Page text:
It is not to his victory at Senlac, but to the struggle which followed his return from Normandy, that William owes his title of the " Conqueror." During his absence Bishop Odo's tyranny had forced the.
Kentishmen to seek aid from Count Eustace of Boulogne; while the Welsh princes supported a similar rising against Norman oppression in the west. But as yet the bulk of the land held fairly to the new king. Dover was saved from Eustace; and the discontented fled over sea to seek refuge in lands as far off as Constantinople, where Englishmen from this time formed great part of the body-guard or Varangians of the Eastern Emperors. William returned to take his place again as an English King. It was with an English force that he subdued a rising in the south-west led by Exeter, and it was at the head of an English army that he completed his work by marching to the North. His march brought Eadwine and Morkere again to submission; a fresh rising ended in the occupation of York, and England as far as the Tees lay quietly at William's feet
[Authorities. - The Norman writers as before, Orderic being particularly valuable and detailed. The Chronicle and Florence of Worcester are the primary English authorities (for the so-called " Ingulf of Croyland" is a forgery of the 14th century). Domesday Book is of course indispensable for the Norman settlement; the introduction to it by Sir Henry Ellis gives a brief account of its chief results. Among secondary authorities Simeon of Durham is useful for northern matters, and William of Malmesbury valuable from his remarkable combination of Norman and English feeling. The Norman Constitution is described at length by Lingard, but best studied in the Constitutional History and Select Charters of Dr. Stubbs. The "Anglia Judaica" of Toovey gives some account of the Jewish colonies. For the history as a whole, see Mr. Freeman's "Norman Conquest," vol. iv].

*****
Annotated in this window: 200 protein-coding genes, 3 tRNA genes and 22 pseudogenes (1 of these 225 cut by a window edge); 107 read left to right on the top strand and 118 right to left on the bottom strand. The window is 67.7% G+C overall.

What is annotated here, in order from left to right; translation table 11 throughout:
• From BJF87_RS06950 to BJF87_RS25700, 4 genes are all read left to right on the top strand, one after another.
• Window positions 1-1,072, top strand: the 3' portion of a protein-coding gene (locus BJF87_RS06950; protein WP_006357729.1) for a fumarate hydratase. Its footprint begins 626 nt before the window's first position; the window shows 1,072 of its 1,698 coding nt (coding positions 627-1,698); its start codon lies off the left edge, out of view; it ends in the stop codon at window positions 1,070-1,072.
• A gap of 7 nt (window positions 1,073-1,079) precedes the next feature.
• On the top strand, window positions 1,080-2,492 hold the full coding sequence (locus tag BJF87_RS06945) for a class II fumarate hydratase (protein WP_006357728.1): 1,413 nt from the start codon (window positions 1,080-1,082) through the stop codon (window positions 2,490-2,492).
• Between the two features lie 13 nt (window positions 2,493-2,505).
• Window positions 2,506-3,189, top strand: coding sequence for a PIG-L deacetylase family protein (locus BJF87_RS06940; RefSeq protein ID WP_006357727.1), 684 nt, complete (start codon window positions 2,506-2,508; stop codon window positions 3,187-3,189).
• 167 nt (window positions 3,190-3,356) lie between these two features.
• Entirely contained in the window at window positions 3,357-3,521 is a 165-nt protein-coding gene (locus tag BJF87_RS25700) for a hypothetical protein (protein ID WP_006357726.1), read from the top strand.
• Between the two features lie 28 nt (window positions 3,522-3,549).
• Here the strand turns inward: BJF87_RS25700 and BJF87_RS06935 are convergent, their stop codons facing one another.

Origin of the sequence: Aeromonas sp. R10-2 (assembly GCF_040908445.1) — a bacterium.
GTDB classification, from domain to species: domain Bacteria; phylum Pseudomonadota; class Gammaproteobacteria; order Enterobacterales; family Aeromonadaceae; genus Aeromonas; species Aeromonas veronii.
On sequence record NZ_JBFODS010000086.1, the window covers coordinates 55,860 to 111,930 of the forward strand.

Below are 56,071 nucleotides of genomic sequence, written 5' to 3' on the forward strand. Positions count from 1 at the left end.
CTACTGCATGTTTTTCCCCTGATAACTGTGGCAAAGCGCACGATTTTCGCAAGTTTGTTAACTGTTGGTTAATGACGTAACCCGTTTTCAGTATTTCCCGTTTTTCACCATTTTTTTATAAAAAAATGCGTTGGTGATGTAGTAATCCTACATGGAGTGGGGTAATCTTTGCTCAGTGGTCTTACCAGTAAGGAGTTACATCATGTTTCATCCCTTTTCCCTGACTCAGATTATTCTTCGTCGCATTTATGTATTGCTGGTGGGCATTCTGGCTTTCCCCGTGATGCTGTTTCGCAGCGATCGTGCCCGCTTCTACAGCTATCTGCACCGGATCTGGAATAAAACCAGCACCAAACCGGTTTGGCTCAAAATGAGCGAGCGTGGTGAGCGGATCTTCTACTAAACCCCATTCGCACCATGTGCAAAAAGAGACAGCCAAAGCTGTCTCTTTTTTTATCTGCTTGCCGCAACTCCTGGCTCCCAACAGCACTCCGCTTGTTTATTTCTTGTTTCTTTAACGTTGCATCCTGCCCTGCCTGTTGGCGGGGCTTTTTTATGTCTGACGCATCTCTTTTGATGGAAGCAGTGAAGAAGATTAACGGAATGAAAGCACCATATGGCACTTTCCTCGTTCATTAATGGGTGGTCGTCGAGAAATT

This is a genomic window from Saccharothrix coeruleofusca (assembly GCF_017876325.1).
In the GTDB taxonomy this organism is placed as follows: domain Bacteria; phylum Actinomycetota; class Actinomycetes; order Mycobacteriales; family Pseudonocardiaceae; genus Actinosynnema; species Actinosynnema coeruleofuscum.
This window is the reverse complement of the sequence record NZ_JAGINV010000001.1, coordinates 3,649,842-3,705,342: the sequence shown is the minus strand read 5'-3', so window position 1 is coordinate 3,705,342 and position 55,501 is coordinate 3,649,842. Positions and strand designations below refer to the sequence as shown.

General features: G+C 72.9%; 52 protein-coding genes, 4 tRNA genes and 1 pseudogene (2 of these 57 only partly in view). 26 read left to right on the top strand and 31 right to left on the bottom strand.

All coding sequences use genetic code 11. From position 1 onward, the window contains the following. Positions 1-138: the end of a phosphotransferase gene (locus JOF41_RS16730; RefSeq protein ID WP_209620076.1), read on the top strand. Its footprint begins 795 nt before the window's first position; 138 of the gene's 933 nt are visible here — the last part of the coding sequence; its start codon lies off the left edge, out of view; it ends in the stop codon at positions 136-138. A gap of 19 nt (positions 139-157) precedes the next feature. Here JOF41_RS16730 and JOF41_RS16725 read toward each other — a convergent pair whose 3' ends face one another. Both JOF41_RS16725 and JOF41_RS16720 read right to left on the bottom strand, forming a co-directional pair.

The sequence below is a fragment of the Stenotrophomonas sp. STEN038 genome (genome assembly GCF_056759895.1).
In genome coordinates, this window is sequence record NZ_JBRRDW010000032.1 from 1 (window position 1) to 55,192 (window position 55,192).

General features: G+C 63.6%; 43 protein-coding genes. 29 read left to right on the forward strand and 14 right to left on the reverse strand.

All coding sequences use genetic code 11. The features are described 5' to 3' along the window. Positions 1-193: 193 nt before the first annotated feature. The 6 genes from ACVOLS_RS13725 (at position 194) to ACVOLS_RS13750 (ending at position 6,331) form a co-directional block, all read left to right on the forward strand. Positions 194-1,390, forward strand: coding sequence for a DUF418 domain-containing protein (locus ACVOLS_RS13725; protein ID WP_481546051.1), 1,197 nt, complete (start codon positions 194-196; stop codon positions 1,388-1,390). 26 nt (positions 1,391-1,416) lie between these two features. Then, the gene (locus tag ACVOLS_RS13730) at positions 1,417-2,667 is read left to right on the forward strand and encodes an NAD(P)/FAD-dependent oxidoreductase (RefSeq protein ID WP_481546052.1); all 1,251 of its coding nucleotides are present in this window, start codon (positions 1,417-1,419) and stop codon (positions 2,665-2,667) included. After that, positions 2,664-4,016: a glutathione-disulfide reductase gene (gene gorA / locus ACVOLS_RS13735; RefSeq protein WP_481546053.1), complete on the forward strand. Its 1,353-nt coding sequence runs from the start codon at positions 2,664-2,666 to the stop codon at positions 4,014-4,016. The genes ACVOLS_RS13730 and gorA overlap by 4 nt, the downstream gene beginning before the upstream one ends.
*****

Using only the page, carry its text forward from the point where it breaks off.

It was in fact only the national revolt of 1068 that transformed the King into a Conqueror. The signal for this revolt came from without. Swein, the king of Denmark, had for two years been preparing to dispute England with the Norman, and on the appearance of his fleet in the Humber all northern, all western and south-western England rose as. one man. Eadgar the aetheling with a band of exiles who had taken refuge in Scotland took the head of the Northumbrian revolt; in the south-west the men of Devon, Somerset, and Dorset gathered to the sieges of Exeter and Montacute; while a new Norman castle at Shrewsbury alone bridled a rising in the west. So ably had the revolt been planned that even William was taken by surprise. The news of the loss of York and of the slaughter of three thousand Normans who formed its garrison reached him as he was hunting in the Forest of Dean; and in a wild outburst of wrath the king swore "by the splendour of God " to avenge himself on the North. But wrath went hand in hand with the coolest statesmanship. William saw clearly that the centre of resistance lay in the Danish fleet, and pushing rapidly to the Humber with a handful of horsemen, he purchased by a heavy bribe its inactivity and withdrawal.